An Update of Pharmacological Management in Children with Functional Constipation

Anna de Geus, Ilan J. N. Koppen, Robert B. Flint, Marc A. Benninga, Merit M. Tabbers*

*Corresponding author for this work

Research output: Contribution to journalReview articleAcademicpeer-review


Functional constipation is a common problem in childhood worldwide and has a great impact on social, physical, and emotional functioning of affected children and their caregivers. It is a clinical diagnosis based on the Rome IV criteria. Non-pharmacological treatment involves education, demystification, lifestyle advice, and toilet training. Pharmacological treatment consists of disimpaction, maintenance treatment, and eventually weaning if possible. Polyethylene glycol is considered as the first choice of laxative for both disimpaction and maintenance treatment. Different osmotic laxatives, stimulant laxatives, lubricants, and enemas are available as alternative pharmacological treatment options. Novel drugs are emerging but evidence to support the widespread application of these drugs in the pediatric population is often lacking and more high-quality research is needed in this field. If children remain symptomatic despite optimal pharmacological treatment, botulinum toxin injections in the anal sphincter can be considered as an alternative, more invasive treatment option. This review provides an update on currently available literature concerning the pharmacologic treatment of functional constipation in children.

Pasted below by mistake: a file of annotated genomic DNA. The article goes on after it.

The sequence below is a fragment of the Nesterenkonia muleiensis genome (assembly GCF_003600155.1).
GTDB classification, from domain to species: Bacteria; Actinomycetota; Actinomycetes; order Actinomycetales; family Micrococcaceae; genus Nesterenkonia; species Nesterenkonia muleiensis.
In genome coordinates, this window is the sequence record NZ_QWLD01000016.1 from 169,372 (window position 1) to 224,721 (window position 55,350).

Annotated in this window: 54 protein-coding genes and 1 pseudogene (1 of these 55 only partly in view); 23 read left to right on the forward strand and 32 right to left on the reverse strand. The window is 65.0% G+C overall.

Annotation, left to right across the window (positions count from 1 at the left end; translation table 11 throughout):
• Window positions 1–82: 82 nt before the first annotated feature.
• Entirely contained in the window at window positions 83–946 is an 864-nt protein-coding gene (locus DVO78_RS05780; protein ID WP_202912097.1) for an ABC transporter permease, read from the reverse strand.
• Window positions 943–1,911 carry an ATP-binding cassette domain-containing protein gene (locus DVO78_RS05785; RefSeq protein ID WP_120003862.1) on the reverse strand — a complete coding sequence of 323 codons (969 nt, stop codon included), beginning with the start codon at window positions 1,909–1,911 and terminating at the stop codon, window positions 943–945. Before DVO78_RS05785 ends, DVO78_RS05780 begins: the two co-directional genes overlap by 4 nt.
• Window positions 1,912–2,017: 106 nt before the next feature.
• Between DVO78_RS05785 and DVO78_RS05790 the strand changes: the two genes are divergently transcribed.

Original languageEnglish
Pages (from-to)343-358
Number of pages16
JournalPediatric Drugs
Issue number3
Early online date2023
Publication statusPublished - May 2023

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